Breadcrumbs by Anne Ursu
Hazel and Jack have been best friends for almost their entire lives. They share a love of Harry Potter, Narnia, and comics. But now Jack spends a lot of time with his friends who are also boys. He still does special things with Hazel, but it seems like less and less. Then one day, something horrible happened and Jack stopped being friends with Hazel. He was rude and mean. Soon after that, Jack disappeared. His parents weren’t worried. They insisted he had been sent to care for an elderly aunt, but Hazel felt that something was really wrong. When Tyler, a boy Jack was friends with, told her that he had seen a strange woman take Jack into the woods, Hazel set out to find Jack and bring him back. But even her love of books can’t prepare Hazel for the twisted world she finds in the woods and the hazards she will have to face to find her best friend.
Ursu writes with a tone of wonder and discovery. She puts things in ways that they have not been said before, creating new ways of expressing emotion and attachment. She takes her time, building a way of seeing the world that is quirky and compelling at the same time. Here is a paragraph from page 44 which shows the care with which she has created her world:
There were some days, ever since the summer, when the whole feel of Jack seemed to change. Like suddenly, instead of being made of baseball and castles and superheroes and Jack-ness, he was made of something scratchy and thick. Hazel could tell, because he had been her best friend for four years, and you can tell when your best friend is suddenly made of something else. And all she could do was try to remind him what he was really made of.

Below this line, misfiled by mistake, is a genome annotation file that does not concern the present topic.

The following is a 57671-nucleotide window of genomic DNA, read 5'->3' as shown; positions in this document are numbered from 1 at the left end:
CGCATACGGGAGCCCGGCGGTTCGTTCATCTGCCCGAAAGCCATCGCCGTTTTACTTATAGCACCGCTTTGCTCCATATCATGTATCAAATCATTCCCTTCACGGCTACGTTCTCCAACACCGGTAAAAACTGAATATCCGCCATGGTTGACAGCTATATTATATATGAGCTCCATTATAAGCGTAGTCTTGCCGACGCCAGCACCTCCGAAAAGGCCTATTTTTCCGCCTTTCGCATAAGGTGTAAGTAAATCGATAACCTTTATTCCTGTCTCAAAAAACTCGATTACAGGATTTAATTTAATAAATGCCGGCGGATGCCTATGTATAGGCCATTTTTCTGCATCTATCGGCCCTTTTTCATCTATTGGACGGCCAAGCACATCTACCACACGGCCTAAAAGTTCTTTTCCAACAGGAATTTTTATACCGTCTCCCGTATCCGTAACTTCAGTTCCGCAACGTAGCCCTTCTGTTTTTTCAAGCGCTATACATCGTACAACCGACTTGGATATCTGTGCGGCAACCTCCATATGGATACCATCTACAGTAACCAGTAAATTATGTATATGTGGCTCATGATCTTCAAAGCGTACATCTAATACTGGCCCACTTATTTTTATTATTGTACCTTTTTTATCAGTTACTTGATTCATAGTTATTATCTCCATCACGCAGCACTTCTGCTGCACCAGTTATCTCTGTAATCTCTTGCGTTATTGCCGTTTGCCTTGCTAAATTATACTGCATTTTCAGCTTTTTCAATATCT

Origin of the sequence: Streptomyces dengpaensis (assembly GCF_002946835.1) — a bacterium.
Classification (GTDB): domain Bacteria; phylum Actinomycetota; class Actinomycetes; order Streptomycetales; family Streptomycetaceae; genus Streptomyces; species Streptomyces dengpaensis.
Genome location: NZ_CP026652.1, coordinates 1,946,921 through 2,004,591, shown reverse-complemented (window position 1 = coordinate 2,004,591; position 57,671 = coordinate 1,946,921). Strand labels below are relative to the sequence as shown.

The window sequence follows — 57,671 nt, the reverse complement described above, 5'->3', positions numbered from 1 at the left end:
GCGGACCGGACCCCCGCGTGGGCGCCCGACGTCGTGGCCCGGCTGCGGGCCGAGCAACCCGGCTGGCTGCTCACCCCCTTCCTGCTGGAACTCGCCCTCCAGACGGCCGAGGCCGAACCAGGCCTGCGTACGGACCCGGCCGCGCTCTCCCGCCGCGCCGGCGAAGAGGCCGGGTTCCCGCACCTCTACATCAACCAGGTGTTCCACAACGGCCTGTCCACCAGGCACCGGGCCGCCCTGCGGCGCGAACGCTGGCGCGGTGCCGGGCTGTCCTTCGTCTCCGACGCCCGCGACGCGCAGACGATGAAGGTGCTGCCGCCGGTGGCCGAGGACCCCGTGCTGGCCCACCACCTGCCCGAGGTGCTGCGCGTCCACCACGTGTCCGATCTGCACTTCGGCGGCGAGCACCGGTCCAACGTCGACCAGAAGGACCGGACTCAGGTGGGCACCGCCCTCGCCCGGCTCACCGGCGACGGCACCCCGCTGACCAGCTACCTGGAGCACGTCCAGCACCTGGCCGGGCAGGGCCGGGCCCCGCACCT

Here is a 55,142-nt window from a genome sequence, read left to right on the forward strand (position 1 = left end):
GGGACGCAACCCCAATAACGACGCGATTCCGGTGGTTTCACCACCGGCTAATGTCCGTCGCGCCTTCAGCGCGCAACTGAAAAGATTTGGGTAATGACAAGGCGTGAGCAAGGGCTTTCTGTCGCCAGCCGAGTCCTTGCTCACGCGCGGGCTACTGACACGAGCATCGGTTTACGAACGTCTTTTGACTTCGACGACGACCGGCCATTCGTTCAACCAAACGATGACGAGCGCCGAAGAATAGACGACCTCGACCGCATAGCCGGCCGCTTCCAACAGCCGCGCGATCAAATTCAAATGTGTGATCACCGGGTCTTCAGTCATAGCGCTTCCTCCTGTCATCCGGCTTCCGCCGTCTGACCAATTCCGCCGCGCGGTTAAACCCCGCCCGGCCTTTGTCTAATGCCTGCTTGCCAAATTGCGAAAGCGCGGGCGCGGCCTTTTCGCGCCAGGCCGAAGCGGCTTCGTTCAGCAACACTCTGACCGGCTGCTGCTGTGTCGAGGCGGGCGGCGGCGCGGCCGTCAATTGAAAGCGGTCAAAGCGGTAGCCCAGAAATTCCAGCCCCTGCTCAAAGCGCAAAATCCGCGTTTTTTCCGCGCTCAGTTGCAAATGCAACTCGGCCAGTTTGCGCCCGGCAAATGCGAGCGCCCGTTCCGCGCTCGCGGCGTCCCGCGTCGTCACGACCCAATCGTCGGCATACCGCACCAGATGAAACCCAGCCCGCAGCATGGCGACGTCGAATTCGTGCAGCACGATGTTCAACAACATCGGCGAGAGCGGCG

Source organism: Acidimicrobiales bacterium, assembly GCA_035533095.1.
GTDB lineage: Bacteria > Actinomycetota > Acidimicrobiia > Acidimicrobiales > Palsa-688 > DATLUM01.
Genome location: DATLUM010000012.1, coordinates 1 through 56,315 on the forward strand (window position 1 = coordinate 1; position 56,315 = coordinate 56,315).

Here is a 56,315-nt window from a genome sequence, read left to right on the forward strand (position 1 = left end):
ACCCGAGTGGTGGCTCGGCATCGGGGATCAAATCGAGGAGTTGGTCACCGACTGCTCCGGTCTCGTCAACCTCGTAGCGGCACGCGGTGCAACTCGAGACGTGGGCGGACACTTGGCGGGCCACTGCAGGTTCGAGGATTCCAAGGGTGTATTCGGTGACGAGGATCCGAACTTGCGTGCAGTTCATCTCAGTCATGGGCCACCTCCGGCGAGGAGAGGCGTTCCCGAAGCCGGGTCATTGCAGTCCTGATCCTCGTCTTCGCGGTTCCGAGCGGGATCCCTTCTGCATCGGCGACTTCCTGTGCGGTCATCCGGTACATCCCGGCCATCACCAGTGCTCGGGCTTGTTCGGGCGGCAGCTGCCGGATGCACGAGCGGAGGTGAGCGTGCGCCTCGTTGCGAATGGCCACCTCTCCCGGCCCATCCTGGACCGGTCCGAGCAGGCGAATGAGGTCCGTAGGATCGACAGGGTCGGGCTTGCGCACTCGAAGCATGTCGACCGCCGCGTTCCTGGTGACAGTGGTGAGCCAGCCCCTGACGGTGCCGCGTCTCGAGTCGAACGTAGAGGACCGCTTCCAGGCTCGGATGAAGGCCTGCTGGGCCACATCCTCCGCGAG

The two main characters are exceptional. Jack is a boy dealing with a mother fighting severe depression, someone who has already been lost to the emptiness and cold. Hazel is a girl who never sees her father any more, who has a mother who wants her to make new friends beyond Jack, and who loves her friend beyond bravery.
Everything in this book just works. The background of the two protagonists clicks into what they do in reaction to the magic that enters their world. Jack embraces the cold and emptiness. Hazel has been abandoned by her father and will not abandon her best friend. It is all simply cohesive.
This is a magical, amazing, lovely read that will appeal most to readers who also love Narnia and The Snow Queen. Appropriate for ages 9-12.
Reviewed from ARC received from Walden Pond Press.
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